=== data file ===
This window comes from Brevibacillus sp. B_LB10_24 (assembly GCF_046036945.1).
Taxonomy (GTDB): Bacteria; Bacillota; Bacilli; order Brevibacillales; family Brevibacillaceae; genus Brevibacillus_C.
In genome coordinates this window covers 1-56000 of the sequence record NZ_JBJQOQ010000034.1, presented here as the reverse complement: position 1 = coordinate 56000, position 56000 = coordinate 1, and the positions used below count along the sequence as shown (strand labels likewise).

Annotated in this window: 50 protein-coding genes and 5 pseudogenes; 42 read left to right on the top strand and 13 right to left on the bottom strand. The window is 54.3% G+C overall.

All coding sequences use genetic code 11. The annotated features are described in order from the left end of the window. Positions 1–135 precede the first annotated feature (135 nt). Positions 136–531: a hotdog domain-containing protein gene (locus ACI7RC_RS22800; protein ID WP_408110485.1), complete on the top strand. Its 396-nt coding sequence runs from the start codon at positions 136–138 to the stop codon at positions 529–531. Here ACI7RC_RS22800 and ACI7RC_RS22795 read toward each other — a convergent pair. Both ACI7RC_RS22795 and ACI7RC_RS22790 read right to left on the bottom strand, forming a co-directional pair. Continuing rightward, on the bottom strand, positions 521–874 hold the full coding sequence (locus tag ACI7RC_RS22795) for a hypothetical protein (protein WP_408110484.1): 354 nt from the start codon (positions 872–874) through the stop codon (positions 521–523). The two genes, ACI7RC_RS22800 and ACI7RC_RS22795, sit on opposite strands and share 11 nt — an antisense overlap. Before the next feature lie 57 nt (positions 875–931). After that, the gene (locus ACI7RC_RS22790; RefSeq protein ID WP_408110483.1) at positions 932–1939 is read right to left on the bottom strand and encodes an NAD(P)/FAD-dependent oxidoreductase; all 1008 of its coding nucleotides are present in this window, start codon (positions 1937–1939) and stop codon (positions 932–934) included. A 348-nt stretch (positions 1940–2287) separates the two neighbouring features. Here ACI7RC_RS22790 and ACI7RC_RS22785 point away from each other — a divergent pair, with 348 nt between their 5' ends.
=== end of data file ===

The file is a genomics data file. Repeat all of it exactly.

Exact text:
This window comes from Brevibacillus sp. B_LB10_24 (assembly GCF_046036945.1).
Taxonomy (GTDB): Bacteria; Bacillota; Bacilli; order Brevibacillales; family Brevibacillaceae; genus Brevibacillus_C.
In genome coordinates this window covers 1-56000 of the sequence record NZ_JBJQOQ010000034.1, presented here as the reverse complement: position 1 = coordinate 56000, position 56000 = coordinate 1, and the positions used below count along the sequence as shown (strand labels likewise).

Annotated in this window: 50 protein-coding genes and 5 pseudogenes; 42 read left to right on the top strand and 13 right to left on the bottom strand. The window is 54.3% G+C overall.

All coding sequences use genetic code 11. The annotated features are described in order from the left end of the window. Positions 1–135 precede the first annotated feature (135 nt). Positions 136–531: a hotdog domain-containing protein gene (locus ACI7RC_RS22800; protein ID WP_408110485.1), complete on the top strand. Its 396-nt coding sequence runs from the start codon at positions 136–138 to the stop codon at positions 529–531. Here ACI7RC_RS22800 and ACI7RC_RS22795 read toward each other — a convergent pair. Both ACI7RC_RS22795 and ACI7RC_RS22790 read right to left on the bottom strand, forming a co-directional pair. Continuing rightward, on the bottom strand, positions 521–874 hold the full coding sequence (locus tag ACI7RC_RS22795) for a hypothetical protein (protein WP_408110484.1): 354 nt from the start codon (positions 872–874) through the stop codon (positions 521–523). The two genes, ACI7RC_RS22800 and ACI7RC_RS22795, sit on opposite strands and share 11 nt — an antisense overlap. Before the next feature lie 57 nt (positions 875–931). After that, the gene (locus ACI7RC_RS22790; RefSeq protein ID WP_408110483.1) at positions 932–1939 is read right to left on the bottom strand and encodes an NAD(P)/FAD-dependent oxidoreductase; all 1008 of its coding nucleotides are present in this window, start codon (positions 1937–1939) and stop codon (positions 932–934) included. A 348-nt stretch (positions 1940–2287) separates the two neighbouring features. Here ACI7RC_RS22790 and ACI7RC_RS22785 point away from each other — a divergent pair, with 348 nt between their 5' ends.